British Sausages with Mustard Mash and Onion Gravy

 
JAN 30 @ 20:48

by john_lee

The humble sausage has been much abused and maligned over recent years, with supermarket value ranges costing as little as 3p per banger, and containing as little as 30% pork. This pork is often of poor quality, and sourced from the continental pig prisons Jamie exposed on last night's programme. The other 70% is likely to be a cocktail of fillers and chemicals that you'd need a PHD in chemistry just to get your head around.

But made with love and integrity, the sausage can be a delight. I'm lucky to have an excellent and long established family butcher's nearby which sources all of its meat and game from the surrounding farm and heath land. It's the kind of place where, especially in the winter, you might well see a wild boar hanging outside the door, or a selection of game birds and rabbits, no doubt shot by some ruddy-cheeked fellow in the Preseli Hills. The sausages I buy there cost about 40p each, and contain over 80% local pork, with different herbs and spices added for flavour - I love the chilli variety, and the pork and leek, which I used in this recipe!

Lately there seems to have been a real trend for taking traditional, homely dishes made from season ingredients, and just cooking them really well. I'm all for it, and what could be more traditionally British than good old bangers and mash? In these grim economic times, we still want to feed our friends and families well while watching the pennies, and even with the finest British sausages, this dish comes in at a little over a pound a portion. You could even call it credit crunch munch! (I see a book title there!)

INGREDIENTS
(Serves 4)

Olive oil
2 knobs of butter
3 medium onions, halved and finely sliced
2 garlic cloves, whole and unpeeled
Small bunch of thyme, leaves picked
8 good quality sausages (preferably British)
1kg of floury potatoes, such as King Edward
100ml of milk
50ml of cream
1 teaspoon of grain mustard
1 tablespoon of plain flour
Splash of red or white wine (optional)
500ml of chicken or ham stock (good cubes are fine)
Sea salt and freshly ground pepper

METHOD

Pre-heat the oven to 200 degrees C.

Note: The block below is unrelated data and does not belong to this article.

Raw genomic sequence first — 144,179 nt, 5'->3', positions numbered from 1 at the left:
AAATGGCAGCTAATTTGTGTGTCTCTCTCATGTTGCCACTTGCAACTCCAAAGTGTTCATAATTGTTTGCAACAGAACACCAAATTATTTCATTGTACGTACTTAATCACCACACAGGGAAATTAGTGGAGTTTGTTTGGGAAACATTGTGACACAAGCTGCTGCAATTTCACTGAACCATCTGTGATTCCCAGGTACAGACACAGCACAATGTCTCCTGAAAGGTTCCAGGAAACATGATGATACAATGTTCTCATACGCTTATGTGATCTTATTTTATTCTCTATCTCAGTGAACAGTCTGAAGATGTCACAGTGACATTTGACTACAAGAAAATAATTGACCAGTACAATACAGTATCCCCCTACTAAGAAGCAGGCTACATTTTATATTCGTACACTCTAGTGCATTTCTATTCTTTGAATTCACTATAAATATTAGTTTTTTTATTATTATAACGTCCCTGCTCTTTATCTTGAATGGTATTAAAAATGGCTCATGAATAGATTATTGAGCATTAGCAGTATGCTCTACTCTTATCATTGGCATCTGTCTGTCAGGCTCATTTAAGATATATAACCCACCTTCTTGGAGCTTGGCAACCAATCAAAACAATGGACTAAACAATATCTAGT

Put a good splash of oil and a knob of butter in a saucepan and place it on a medium-high heat. Lightly squash the garlic cloves, and when the butter has melted, add them to the pan with half of the picked thyme leaves.

When the thyme starts to fizzle and spit, add in all of the onions with a pinch of salt. Stir the onions around to coat them in the flavoured fat, then turn the heat down low and place a lid on the pan. Leave for 15 minutes, stirring occasionally, until the onions have cooked down and become soft and buttery.

Meanwhile, peel the potatoes and cut them into golf ball sized pieces. Place them in a pan of cold, salted water and put to one side.

Take the onions off the heat and put a small roasting tin on the hob. Turn the heat up, add a splash of oil, and quickly brown the sausages on all sides.

Turn off the heat, remove the sausages to a plate, then tip the onions and garlic into the roasting tin. Lay the sausages on top of the onions and put the tin in the preheated oven for 25 - 30 minutes.

For the mustard mash, put the pan of potatoes on a high heat with a lid on, bring to the boil, then cook until tender (approx 15 minutes). Drain the potatoes then put them back in the pan, and mash well with the milk, cream, mustard and a good pinch of salt and pepper. Replace the lid and keep warm.

Switch the oven off and remove the roasting tin. Place the sausages on a plate, and put them back in the oven with the door ajar to keep warm. You can also warm the dinner plates at this point.

To make the gravy, pour any excess fat from the roasting tin and disgard. Put the tin on the hob on a medium heat, and stir the tablespoon of flour into the onions. Add a splash of wine (or stock) and allow it to bubble briefly while scraping up the sticky bits on the bottom of the tin. Add the stock then stir everything together until a thick gravy forms. Taste for seasoning (it might not need salt), then turn down the heat and leave to simmer.

Remove the sausages and plates from the oven. Spoon the mash into the centre of the plates, lay two sausages against the mash, then spoon over the onion gravy and sprinkle with the reserved thyme leaves.

Serve with simply cooked broccoli or greens.

2 replies

Login or register to make a comment

JAN 31 @ 05:11

by peanutts

Yummm!, i love sausages with mash thumbsup but unfortunately where i am we dont get fresh sausages , just the precooked  packed ones, sad . But yours look yummy

 
JAN 31 @ 06:14

by Mamma Carla

Great great traditional dish! I wish we had good sausages here to make it but........sad

Pages: 1
$(document).ready(function(){ //for restaurants page if ($(location).attr('href') == "http://www.jamieoliver.com/restaurants"){ $('#restaurants_menu_wrapper').css('display','block'); } // Jo ROADBLOCK section 2 // Jo ROADBLOCK section 2 end });